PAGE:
Tip #3 - Motorways - Madness and Myths

I took my driving test about the time the M1 motorway was opened in 1959 so you could say I grew up with them. Nowadays, after a few three-point turns and emergency stops in a quiet back street, as far as I know, once they pass the Driving Test, novice drivers can go straight out and join the mayhem that is the British Motorway System.

No wonder so many motorway drivers get it so wrong!

Take lanes. Nobody is sure what to call them. On the average motorway there are three lanes. I've heard the various ones called: the inside, nearside, lorry lane, slow lane, middle, cruising, car lane, overtaking lane, outside, offside, fast lane. Hardly surprising that drivers don't know who is supposed to use which lane and for what purpose.

Actually it's all clearly explained in the Highway Code.... Tip #3 - READ IT!!

The worst and most talked about offenders are the so-called "middle-lane hogs", but there are many more habits which are just as dangerous and irritating to other drivers. I will try to list them below.

Idiot #1 - The "Middle Lane Hog"

You meet one every mile or so on every motorway. The driver who should be in the left-hand lane, either because it is empty or because they are traveling no faster than any vehicles that are in it. If there are reasonable gaps in the left-hand lane they should get into one and leave the "middle lane" for faster vehicles. The "middle lane" is one of the overtaking lanes and the offender is blocking it.

I have seen more discussion, in the media and online, about this topic than any other to do with bad driving.

The "middle lane hog" will poodle along for mile after mile at the same steady slow speed, seemingly unaware of the irritation they are causing or the potential danger. Either that or they have deluded themselves that (a) they are supposed to be in that lane because it is the "cruising" lane or (b) they are so arrogant they believe they have a right to drive in any lane they want at any speed that suits them or (c) it's the safest place to be on the motorway and they are scared stiff, gripping the wheel, and staring into the distance, terrified of ever changing lanes. Perhaps the latter should not be on the motorway in the first place.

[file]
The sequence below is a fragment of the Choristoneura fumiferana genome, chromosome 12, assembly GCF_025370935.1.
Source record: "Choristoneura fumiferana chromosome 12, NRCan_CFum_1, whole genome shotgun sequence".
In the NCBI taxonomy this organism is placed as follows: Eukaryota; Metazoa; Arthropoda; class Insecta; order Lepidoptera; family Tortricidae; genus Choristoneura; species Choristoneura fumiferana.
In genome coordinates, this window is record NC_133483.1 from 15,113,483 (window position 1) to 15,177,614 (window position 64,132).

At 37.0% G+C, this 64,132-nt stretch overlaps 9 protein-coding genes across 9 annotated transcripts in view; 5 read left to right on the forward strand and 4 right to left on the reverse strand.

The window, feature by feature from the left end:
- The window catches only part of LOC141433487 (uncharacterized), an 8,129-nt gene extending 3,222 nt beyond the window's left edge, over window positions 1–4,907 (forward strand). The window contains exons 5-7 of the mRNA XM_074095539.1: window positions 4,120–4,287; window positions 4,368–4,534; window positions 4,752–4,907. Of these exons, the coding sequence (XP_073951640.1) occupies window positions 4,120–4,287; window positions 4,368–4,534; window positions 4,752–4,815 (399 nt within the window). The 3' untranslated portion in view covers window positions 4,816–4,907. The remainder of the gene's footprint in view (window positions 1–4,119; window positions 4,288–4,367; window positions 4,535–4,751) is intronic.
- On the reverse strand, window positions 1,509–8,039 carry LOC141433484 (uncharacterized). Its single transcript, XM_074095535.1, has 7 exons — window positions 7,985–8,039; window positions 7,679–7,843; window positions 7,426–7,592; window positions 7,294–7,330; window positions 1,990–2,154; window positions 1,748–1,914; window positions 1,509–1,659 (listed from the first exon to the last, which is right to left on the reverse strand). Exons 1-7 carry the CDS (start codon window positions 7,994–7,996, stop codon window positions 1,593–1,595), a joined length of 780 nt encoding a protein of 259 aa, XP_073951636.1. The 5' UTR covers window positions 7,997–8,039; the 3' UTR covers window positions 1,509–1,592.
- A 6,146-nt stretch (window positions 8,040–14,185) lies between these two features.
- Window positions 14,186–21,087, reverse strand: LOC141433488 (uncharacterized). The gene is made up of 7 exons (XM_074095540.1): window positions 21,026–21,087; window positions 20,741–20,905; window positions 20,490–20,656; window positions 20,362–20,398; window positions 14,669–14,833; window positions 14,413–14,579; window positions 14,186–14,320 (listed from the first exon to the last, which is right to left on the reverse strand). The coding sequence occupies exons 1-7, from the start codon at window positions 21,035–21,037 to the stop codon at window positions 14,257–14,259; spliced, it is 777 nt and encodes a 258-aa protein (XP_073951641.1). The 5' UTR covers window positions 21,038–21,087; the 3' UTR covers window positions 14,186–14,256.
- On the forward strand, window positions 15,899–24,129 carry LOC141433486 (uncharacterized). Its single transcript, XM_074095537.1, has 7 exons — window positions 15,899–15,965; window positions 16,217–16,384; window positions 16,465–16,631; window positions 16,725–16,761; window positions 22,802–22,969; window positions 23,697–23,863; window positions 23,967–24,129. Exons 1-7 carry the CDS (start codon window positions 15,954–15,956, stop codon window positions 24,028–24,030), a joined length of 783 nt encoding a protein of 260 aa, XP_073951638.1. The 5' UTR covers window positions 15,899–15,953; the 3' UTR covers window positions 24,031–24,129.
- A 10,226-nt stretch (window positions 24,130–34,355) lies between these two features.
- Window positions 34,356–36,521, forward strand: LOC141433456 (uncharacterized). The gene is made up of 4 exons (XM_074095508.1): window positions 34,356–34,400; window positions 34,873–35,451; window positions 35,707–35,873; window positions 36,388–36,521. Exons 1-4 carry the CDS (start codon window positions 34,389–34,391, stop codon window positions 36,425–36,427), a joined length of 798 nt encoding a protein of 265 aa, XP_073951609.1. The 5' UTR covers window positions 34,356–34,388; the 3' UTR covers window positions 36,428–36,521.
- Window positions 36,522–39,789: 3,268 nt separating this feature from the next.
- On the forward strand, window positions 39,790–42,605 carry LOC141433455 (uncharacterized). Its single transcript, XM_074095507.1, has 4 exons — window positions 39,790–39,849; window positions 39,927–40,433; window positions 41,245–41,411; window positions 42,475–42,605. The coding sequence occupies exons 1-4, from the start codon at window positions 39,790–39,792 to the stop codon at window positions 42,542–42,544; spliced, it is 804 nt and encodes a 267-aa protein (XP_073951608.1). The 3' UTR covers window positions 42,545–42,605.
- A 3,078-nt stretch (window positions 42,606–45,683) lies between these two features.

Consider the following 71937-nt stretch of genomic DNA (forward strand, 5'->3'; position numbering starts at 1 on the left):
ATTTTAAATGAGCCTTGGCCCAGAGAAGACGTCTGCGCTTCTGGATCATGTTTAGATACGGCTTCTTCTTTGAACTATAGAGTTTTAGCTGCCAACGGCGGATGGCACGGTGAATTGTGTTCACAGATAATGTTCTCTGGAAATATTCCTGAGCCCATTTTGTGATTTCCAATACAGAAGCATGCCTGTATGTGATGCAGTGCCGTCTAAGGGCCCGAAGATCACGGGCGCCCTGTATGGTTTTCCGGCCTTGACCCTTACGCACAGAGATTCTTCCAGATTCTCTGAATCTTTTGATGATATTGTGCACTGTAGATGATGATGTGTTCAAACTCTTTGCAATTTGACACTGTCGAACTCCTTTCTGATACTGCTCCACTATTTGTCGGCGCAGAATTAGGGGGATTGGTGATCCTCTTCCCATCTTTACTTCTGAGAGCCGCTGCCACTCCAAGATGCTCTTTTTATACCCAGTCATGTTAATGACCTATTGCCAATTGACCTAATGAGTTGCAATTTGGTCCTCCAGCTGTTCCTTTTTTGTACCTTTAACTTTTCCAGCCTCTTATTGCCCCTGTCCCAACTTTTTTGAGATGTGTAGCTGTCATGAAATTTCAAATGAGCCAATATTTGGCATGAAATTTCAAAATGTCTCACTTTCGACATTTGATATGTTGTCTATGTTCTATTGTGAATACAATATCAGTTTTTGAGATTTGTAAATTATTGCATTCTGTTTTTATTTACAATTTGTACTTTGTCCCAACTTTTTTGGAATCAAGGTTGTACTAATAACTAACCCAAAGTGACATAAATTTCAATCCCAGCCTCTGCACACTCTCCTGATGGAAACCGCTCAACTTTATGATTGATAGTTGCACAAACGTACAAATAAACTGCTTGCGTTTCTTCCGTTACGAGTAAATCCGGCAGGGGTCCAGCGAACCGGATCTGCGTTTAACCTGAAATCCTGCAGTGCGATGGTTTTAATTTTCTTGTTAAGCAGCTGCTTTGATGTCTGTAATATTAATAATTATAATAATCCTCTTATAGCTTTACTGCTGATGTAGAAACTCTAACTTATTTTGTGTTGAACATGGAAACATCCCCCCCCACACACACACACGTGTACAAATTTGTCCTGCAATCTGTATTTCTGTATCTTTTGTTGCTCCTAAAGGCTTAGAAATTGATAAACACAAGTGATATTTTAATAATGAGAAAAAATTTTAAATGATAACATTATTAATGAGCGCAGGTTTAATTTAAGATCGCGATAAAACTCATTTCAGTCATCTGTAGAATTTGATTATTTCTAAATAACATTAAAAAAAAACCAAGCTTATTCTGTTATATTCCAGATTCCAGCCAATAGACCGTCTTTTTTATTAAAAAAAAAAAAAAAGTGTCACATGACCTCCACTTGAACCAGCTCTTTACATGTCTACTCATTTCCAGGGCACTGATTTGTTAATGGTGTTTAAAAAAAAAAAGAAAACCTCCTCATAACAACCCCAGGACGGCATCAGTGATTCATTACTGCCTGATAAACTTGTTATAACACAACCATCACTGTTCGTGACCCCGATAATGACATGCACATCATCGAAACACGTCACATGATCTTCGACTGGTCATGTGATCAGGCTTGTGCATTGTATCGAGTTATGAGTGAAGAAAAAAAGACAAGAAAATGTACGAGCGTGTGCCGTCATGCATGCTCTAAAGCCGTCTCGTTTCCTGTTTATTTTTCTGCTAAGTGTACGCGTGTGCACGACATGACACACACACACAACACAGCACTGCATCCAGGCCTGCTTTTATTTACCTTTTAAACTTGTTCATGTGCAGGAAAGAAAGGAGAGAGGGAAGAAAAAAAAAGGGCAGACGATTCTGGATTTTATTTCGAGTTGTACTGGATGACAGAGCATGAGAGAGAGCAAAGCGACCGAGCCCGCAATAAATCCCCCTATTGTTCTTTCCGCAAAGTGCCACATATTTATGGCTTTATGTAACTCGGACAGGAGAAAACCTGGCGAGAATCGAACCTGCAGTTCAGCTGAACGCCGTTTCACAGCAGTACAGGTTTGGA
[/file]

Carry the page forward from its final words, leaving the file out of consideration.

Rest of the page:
"Middle lane hogs" cause other frustrated faster drivers to go to the right-hand lane to overtake them. Many of these will cut right back across their bows into the left-hand lane to "teach them a lesson!" Some will overtake on the left-hand side, "undertaking". Both of these ploys are dangerous and seldom have any effect anyway. The oblivious lane hog carries on regardless!

Idiot #2 - The Slooooow Overtaker

If you have ever been held up on a motorway in a solid traffic jam either at a standstill or moving very very slowly, waited in the queue until the congestion finally eases, and then gradually speeds up again and the cause of the hold-up is a mystery, you may have been a victim of Idiot #2.

Slow overtaking causes more motorway congestion than anything else. Here's how it happens.

In the picture a lorry is travelling at 60 mph in the left hand lane. All perfectly legal and sensible. The idiot in the red car travelling at 62 mph has gradually caught up behind the lorry and has decided to pull out into the next lane to pass it. He does not increase his speed to quickly overtake as required by the Highway Code, but he simply carries on to pass the lorry at a relative speed of 2 miles per hour.

The idiot in the yellow car travelling at 64 mph has now caught up with the red car and does likewise. He is now in the right-hand lane passing the red car at a relative speed of 2 mph and the lorry at a mere 4 miles per hour!.

The traffic approaching from behind is now catching up to this slow-moving barrier at a relative average speed of about 18 miles per hour and has to slow down. Wave after wave of traffic back along the motorway is having to go slower and slower until it may come to a complete standstill!

Never mind, the thoughtless pair of idiots causing the problem will eventually get clear and hopefully pull over into the left-hand lane, allowing everyone else to get on their way.

Between them, the idiots in the red and yellow cars have now formed a moving barrier right across the three lanes of the motorway, of which they are no doubt TOTALLY UNAWARE! This barrier is proceeding at 60-64 mph.

You may not like it, and you may be one of these old duffers who "knows the law, and that the speed limit on motorways is 70 mph", but the FACT IS that the normal traffic on most British motorways averages 80 !